(Canadian Edition, 2006)

Will Fugu-san Fergussons travelogue

Will "Fugu-san" Ferguson's travelogue

In the midst of packing and getting my Japanese work permit in order, I managed to fit in some good procrastination time at the bookstore. I originally went looking for Kate Williamson’s A Year in Japan, (they didn’t have it) but was happy to leave instead with a copy of Will Ferguson’s travelogue, Hitching Rides with Buddha—an enthusiastic recommendation from a clerk who had spent three years in Japan through on the JET program.

I haven’t read Ferguson’s other books, but since the phrase “Katima-victim” became part of the average teenaged Canadian lexicon,* I knew about his talent of slithering into and influencing our national identity and was generally curious about his take on Japan.

(* for those of you not from Canada.. Katimavik is an exchange-type program to encourage some healthy nationalism in a geographically and culturally vast country. Anglos learn French and vice-versa. You all live in a big house together and do some kind of volunteer work. Ferguson wrote the book I was a Teenaged Katima-victim about his experiences during the program.)

The basic premise Hitchhiking Rides with Buddha is, yes, a hitchhiking trip — from the southern tip of Japan’s Kyushu Island to the Northern tip of Hokkaido — following the “cherry blossom front,” the progression of sakura blossoms as spring sweeps through Japan. Ferguson had been in the country for several years, spoke pretty good Japanese and had been to countless cherry blossom viewing parties during his stay. The idea for the trip, he writes, came up drunkenly at one particularly raucous blossom-viewing party. This surprises me, but Ferguson claims to be the first person to follow the cherry blossom front, and also the first to hitchhike the length of Japan.

Maybe it’s a Canadian thing, but hitchhiking is a perfectly reasonable way to see the country, especially if you want to talk to locals (in Quebec my boyfriend would occasionally hitchhike to rural towns just to practice his French). As Ferguson suspects, it is also a perfectly reasonable way to get around in Japan, though almost everyone tells him is will be impossible. Apparently the Japanese underestimate their own hospitality and willingness to go out of their way for complete strangers.

From passenger seat and roadside, Ferguson collects anecdotes and characters. He also revisits memories of previous Japanese experiences and throws in a healthy helping of history and guidebook pointers. The book has many a laugh-out-loud moment. Much of the humour comes from contradictions. Japan is a very safe country, his friends and colleagues say, but you can’t hitchhike – it’s not safe! One flustered business-woman, has second thoughts after she pulls over and actually asks Ferguson if he is dangerous. He graciously assures her he is not and the ride turns into lunch. There are the usual regional biases (I don’t like Hokkaido, one driver says, you know what they say about people from a cold climate. I love Hokkaido, say another, you know what they say about people from a cold climate).

It’s amazing what opportunities come your way when you are open to possibility. Whenever possible, Ferguson say “yes,” to suggestions from those he meets (a good lesson for any traveller). It’s a habit that takes him to some pretty interesting places. On one such side trip he ends up on an island with a snooty professor who studies monkeys. Apparently these monkeys wash their potatoes before eating them and are believed to be highly sophisticated. Ferguson didn’t see any potato washing, but did observe the monkeys picking gunk from their bums and flicking it at each other—extreme sophistication, indeed. Of course, his tendency to ride the wave also lands him in more than one bar, getting totally wasted on sake and beer with salary men, with painful consequences the morning after.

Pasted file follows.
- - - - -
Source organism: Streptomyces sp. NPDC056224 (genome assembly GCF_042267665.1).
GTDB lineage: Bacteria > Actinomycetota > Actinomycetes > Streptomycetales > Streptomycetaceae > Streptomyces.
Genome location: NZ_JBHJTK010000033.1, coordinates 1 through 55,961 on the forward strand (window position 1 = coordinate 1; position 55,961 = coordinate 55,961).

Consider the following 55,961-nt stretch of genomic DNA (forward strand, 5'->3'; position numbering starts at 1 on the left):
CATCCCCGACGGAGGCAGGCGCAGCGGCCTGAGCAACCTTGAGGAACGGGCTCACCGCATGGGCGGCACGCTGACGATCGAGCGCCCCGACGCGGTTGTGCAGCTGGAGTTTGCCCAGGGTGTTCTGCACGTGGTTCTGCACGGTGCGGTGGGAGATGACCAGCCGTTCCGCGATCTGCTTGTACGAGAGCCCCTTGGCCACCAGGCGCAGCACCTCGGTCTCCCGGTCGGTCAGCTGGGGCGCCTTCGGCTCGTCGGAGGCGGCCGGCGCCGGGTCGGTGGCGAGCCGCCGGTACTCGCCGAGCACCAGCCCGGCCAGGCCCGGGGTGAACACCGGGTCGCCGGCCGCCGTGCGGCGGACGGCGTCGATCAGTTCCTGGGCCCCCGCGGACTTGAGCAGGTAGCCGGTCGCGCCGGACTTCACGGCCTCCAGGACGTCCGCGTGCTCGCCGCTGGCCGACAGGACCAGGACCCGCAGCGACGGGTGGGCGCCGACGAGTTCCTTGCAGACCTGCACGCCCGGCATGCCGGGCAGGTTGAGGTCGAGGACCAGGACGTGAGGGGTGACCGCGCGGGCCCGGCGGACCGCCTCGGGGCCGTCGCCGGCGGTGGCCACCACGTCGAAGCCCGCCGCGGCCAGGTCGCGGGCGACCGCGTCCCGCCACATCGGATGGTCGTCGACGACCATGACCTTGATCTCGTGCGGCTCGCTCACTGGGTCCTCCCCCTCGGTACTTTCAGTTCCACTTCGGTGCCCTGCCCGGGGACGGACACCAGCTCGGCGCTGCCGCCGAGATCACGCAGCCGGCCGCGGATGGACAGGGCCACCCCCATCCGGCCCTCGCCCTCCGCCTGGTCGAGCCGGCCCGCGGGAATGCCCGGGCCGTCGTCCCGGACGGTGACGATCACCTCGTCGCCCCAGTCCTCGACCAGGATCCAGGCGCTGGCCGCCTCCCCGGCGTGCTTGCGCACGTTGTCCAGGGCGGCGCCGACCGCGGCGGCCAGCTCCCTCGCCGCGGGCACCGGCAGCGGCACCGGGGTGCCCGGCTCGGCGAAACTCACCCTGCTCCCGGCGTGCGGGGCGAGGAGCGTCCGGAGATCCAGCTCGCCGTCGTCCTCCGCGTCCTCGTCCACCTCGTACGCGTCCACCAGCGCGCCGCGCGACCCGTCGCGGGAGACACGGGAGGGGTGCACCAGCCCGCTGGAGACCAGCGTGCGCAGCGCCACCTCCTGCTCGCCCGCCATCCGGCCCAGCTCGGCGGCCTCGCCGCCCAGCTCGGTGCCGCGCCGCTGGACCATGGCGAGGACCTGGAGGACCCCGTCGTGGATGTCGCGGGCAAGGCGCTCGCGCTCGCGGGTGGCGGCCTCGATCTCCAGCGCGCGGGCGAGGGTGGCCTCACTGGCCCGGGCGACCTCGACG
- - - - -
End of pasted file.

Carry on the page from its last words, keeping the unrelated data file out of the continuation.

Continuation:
The book isn’t all one-liners. Ferguson does stumble into serious territory from time to time, and does so with respect, whether it’s a World War II POW who tells him his life’s story or a wife and mother who has put her dreams on hold for her family.

The thing I liked most about this book was Ferguson’s honesty. I almost feel clichéd in saying that (this is consistently what reviewers have said), but it’s true. I suspect many travelogues have a bad case of selective memory, as the writer (and simultaneously the protagonist) tries to portray him or herself as worldly and well adjusted. Bad experiences appear only when they make a good joke. Ferguson, however, is not afraid to tell you when he’s having a bad day. And while I felt more than a hint of bitterness beneath his dry humour, at least his writing was true to his feelings. While you can find descriptions of temples and markets in any Lonely Planet guidebook, aren’t the highs and lows of travelling an equal part of the experience? Hitching Rides with Buddha gives the reader both.

I took Ferguson’s sometimes negative impressions and stereotypes about Japanese people and culture with a grain of salt. Like the lover who snores, idiosyncrasies can be either endearing or infuriating, depending on how enamored you are with the relationship. Ferguson was clearly getting ready to leave the country.

Jam-packed with facts, history and personal anecdote, this book gave me a pretty good overview of life in Japan, a country I knew very little about before coming here. Ferguson’s wisdom has come to my rescue several times in the past month, most recently when one of my students asked me if we have “Biking” restaurants in Canada. (Biking being the Japanese pronunciation of Viking, referring to an all-you-can-eat buffet. Apparently the Vikings ate a lot…?).